By Liz Bolton
Eric Strauss of Wilkes-Barre, PA, was delighted to discover that he need look no further than his living room to meet the nanny who would forever change his family’s lives.
“We’d been banging our heads against a wall, looking for the perfect candidate,” said Strauss. “Turns out, it was right in front of our noses the whole time.”
Strauss, a CPA, and his wife Jeanine Bash, a civil rights attorney, had reached the end of their rope. Their children, Schuyler (3) and Emmeline (18 months), needed full-time care and were, in Bash’s words, “acting like real babies” about their parents going to work and leaving them with a succession of kind, middle-aged women.
“It was a nightmare.” The couple had planned to send their daughters to a Waldorf school, where screen time is frowned upon. But then Strauss accidentally fell asleep watching a basketball game on TV, and the girls wandered in. When he awoke, the children sat transfixed.
“Doc McStuffins had come on after the game, and the rest is history.” Laughed Strauss, “We call it a literal game changer.” Bash spoke thoughtfully about Strauss’ role in the plan.
“Normally I think Eric’s ideas about parenting are stupid but I have to hand it to him — this was a stroke of genius.”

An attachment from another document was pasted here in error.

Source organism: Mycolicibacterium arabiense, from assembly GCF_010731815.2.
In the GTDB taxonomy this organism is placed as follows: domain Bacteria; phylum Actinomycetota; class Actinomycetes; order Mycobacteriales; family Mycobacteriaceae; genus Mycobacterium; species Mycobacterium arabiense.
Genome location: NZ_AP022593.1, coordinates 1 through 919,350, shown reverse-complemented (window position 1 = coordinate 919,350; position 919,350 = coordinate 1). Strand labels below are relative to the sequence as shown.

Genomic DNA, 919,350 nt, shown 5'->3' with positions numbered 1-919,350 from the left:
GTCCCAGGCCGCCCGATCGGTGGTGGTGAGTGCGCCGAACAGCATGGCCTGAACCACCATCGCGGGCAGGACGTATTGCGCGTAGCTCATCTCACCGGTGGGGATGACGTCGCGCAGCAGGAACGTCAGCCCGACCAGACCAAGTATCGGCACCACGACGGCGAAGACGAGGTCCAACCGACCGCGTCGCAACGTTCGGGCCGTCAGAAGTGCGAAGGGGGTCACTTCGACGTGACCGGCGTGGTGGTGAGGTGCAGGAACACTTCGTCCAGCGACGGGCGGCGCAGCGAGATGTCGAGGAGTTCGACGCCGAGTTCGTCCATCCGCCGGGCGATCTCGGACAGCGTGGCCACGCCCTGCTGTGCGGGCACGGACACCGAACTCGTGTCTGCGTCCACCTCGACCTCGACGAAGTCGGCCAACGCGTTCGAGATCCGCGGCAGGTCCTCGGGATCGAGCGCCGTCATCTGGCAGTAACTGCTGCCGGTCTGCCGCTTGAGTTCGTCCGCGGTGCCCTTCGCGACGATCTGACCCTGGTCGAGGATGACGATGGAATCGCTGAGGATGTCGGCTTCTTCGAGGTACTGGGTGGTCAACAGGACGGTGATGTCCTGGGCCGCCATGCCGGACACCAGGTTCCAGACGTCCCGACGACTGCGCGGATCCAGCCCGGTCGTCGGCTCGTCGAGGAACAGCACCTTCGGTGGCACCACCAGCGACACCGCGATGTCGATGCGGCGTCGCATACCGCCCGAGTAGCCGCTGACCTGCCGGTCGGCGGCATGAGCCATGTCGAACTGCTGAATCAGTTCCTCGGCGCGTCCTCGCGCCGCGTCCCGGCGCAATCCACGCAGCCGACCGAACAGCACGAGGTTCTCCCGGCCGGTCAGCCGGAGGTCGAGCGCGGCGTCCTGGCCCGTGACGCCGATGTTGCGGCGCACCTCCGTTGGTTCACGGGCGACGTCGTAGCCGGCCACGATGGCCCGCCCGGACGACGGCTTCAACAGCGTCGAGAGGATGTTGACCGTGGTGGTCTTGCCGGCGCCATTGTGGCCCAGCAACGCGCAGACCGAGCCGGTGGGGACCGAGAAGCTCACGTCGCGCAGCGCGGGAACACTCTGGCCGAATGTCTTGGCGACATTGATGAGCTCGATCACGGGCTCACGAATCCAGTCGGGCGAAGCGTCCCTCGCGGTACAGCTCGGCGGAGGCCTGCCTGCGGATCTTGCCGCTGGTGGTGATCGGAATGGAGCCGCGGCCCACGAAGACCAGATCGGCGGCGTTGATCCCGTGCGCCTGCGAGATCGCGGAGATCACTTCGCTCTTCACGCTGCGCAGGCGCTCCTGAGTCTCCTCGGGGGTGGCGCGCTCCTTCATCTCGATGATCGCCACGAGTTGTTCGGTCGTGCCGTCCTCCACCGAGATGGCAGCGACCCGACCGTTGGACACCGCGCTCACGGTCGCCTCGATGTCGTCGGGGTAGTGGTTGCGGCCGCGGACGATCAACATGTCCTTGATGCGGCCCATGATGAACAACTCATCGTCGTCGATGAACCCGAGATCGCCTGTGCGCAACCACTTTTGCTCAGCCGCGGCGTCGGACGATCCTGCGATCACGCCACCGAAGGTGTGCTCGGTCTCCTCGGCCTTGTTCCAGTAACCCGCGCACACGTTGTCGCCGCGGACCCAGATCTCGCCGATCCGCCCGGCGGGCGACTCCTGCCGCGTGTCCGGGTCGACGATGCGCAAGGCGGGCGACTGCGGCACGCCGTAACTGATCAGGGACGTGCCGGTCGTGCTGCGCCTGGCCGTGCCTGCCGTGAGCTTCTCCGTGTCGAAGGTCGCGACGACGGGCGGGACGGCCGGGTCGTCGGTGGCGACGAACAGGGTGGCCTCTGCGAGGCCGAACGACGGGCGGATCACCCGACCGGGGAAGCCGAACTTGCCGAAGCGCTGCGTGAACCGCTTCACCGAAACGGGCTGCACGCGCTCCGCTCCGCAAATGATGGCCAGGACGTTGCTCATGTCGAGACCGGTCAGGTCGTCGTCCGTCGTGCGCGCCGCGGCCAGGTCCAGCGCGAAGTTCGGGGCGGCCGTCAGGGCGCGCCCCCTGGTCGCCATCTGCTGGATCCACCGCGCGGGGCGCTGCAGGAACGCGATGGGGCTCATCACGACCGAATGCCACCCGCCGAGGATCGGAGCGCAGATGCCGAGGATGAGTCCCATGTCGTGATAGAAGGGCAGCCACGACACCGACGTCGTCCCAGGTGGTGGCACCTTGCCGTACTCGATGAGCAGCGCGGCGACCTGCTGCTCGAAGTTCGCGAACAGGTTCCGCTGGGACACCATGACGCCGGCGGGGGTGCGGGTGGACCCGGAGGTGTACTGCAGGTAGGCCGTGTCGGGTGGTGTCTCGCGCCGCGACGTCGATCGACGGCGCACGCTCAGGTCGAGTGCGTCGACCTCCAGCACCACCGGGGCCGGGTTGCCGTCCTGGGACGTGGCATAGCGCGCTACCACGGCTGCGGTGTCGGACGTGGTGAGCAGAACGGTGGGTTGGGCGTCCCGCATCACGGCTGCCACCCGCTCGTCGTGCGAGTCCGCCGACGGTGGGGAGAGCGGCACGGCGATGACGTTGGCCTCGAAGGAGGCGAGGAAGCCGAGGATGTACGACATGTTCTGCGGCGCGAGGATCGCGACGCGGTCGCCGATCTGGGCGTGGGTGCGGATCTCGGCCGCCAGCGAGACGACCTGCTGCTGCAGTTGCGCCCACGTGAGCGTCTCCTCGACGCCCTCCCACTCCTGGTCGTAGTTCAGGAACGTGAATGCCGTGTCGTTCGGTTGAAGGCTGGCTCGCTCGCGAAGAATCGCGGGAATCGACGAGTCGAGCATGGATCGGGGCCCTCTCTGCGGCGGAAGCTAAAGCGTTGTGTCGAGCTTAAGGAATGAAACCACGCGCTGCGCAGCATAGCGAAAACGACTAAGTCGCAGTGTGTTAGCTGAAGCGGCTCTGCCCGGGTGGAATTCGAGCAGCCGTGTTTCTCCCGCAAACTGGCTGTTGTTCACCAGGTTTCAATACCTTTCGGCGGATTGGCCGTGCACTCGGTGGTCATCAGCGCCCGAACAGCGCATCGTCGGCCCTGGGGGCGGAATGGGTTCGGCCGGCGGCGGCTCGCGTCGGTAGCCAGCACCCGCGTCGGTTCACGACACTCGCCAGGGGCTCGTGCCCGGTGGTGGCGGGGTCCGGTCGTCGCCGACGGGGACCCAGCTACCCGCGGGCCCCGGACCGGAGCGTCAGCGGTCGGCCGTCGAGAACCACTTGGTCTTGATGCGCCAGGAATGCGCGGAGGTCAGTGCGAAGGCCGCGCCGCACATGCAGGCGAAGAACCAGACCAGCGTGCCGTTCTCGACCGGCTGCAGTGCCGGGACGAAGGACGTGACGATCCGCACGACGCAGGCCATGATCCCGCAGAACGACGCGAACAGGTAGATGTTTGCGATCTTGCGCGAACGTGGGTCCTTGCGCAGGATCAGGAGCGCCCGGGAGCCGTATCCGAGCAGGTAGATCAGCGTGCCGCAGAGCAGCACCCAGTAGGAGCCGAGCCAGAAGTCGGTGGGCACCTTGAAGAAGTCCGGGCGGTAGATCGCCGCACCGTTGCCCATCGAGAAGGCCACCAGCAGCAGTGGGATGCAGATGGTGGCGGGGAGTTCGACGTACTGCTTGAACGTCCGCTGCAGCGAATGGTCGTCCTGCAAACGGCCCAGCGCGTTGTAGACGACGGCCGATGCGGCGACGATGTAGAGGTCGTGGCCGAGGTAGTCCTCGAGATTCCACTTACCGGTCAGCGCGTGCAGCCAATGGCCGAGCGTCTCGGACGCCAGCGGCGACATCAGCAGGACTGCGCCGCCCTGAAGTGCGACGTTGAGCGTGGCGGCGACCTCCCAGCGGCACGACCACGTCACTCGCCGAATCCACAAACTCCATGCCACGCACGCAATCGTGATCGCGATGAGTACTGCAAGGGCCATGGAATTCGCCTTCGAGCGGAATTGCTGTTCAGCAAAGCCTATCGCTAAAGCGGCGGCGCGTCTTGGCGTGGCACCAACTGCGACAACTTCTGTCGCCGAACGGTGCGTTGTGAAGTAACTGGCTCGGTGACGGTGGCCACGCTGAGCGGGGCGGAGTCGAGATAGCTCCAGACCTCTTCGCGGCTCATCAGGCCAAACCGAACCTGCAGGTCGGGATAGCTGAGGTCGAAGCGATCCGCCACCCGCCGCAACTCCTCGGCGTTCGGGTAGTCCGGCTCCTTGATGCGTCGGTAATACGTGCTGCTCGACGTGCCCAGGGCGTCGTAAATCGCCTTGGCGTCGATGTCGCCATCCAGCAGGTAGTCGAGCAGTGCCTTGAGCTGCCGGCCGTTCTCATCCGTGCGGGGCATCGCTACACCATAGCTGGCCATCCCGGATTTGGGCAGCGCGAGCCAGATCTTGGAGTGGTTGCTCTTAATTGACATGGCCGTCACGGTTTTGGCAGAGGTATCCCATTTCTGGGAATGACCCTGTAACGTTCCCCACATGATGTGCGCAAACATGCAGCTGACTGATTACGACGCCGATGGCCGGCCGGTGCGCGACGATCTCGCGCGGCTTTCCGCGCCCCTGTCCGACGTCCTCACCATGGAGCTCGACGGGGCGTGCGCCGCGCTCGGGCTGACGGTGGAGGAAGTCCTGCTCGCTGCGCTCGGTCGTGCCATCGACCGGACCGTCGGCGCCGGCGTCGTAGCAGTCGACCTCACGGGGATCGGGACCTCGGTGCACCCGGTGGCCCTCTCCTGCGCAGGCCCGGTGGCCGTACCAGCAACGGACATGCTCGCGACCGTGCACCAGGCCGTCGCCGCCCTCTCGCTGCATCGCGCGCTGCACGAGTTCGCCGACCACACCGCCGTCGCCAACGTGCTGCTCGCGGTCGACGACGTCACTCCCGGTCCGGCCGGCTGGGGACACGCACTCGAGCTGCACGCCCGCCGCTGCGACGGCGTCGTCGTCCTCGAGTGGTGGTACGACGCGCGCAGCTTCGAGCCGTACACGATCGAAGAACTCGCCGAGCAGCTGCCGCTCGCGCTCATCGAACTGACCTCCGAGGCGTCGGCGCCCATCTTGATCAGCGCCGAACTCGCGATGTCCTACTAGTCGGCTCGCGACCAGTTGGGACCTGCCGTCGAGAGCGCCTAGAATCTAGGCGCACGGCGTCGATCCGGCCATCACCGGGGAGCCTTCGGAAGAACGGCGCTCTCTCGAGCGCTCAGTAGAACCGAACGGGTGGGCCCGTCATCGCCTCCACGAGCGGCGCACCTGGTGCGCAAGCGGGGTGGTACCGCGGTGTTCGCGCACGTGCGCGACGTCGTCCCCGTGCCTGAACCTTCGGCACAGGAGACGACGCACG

The couple does overpay a lovely woman named Wanda, so as not to be reported to the authorities, but as far as they can tell, Wanda sits on the couch doing Sudoku while the girls mainline PJ Masks on TV.
“It’s a win-win,” said Strauss. “Everyone is happy.”
With their marriage no longer in tatters, Strauss and Bash were able to consider the third child they had wanted. Bash is now seven months pregnant.
“I’ve started listening to Daniel Tiger episodes during my commute so our baby is up to speed when he’s born,” said Bash. “His sisters won’t have time to catch him up on everything he’s missed.”
Strauss and Bash are currently planning to enroll all three children in public school when the time comes.
“Waldorf is dumb,” they said in unison.
About the Author
Liz Bolton is a comedian who hails from Brooklyn. Before she had a child, Liz never felt guilty about the tantrums or eye rolls she may have inflicted on her parents; now she does. She lives in Los Angeles with her husband, daughter, and seven hundred stuffed animals.